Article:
Green politicians are poised to join a government for the first time in the UK after Scottish Greens members voted “overwhelmingly” in favour of a power-sharing deal with the SNP.
In an extraordinary general meeting (EGM) involving a two-hour debate, the majority of members voted to support the deal, which will see co-leaders Patrick Harvie and Lorna Slater become government ministers
The Scottish Greens’ Party Council is now expected to rubber-stamp the historic move by voting to approve it with a two-thirds majority.
With proxy votes still to be counted, 715 members (88.5%) had backed the deal, 84 (10.4%) voted against, and nine (1.1%) abstained.
The party’s co-leaders will become ministers in exchange for their party backing the Scottish government in confidence votes and annual budgets.
The two parties are expected to work together on a raft of agreed policy areas, including tackling the climate emergency, Scottish independence, and rent controls.
Public dissent between the two would only be acceptable on pre-determined topics, including aviation policy, green ports, direct financing of aerospace businesses, defence, and security sectors and sustainable economic growth.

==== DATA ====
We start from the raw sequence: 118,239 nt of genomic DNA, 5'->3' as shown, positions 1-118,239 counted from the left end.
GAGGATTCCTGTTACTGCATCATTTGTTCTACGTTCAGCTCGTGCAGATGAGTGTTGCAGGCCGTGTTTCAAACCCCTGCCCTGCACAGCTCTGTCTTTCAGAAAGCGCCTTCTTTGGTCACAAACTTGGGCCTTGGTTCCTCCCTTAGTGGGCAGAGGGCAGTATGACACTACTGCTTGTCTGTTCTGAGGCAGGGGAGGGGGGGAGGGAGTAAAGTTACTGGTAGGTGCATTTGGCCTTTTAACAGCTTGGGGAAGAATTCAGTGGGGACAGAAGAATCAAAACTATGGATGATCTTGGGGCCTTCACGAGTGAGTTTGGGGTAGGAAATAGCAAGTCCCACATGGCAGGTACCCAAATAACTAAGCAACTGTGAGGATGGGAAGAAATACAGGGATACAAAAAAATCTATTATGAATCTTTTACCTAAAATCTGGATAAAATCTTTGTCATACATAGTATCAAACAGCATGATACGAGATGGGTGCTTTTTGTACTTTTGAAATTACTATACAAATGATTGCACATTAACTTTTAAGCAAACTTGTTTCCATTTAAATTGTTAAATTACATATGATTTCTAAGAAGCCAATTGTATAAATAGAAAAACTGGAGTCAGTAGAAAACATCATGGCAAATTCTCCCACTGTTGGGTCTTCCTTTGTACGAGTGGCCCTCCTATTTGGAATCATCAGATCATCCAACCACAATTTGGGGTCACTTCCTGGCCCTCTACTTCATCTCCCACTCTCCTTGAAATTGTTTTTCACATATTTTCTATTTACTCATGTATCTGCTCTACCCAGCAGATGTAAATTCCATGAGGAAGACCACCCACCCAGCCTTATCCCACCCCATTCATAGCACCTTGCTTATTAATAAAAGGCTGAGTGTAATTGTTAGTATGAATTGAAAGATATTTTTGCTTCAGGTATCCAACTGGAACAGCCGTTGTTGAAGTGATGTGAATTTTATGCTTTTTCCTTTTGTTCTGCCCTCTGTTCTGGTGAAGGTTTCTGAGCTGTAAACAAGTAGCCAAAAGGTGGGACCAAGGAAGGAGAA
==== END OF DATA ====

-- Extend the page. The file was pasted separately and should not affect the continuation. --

But Scottish Green MSP Ross Greer insisted during the EGM that the list of subjects would be up for discussion should the relationship improve or worsen.
The co-leaders told the party before the vote that the agreement would be good for the country and its battle against the climate crisis and contained “transformational” policies such as implementing rent controls.
On Twitter, the Green Party called it a “historic” decision.
First Minister and SNP leader Nicola Sturgeon said when she jointly announced the proposals on 20 August that this would not be a coalition, but “about doing politics and governance better”.
She tweeted she was looking forward to “building a greener, fairer, independent Scotland”.
The parties negotiated the deal over the summer after the SNP missed out by one seat on an overall majority in May’s election.
The shared policy platform includes an agreement to pursue another vote on Scottish independence before the end of 2023, if the threat of coronavirus has subsided.
The Scottish Conservatives branded the deal as creating a “coalition of chaos” focused on independence, while Scottish Labour called the “coalition of cuts” a “disaster for Scotland”.
SNP members also backed the deal following a non-binding consultation, with 94.9% of votes cast in support of the power-sharing agreement.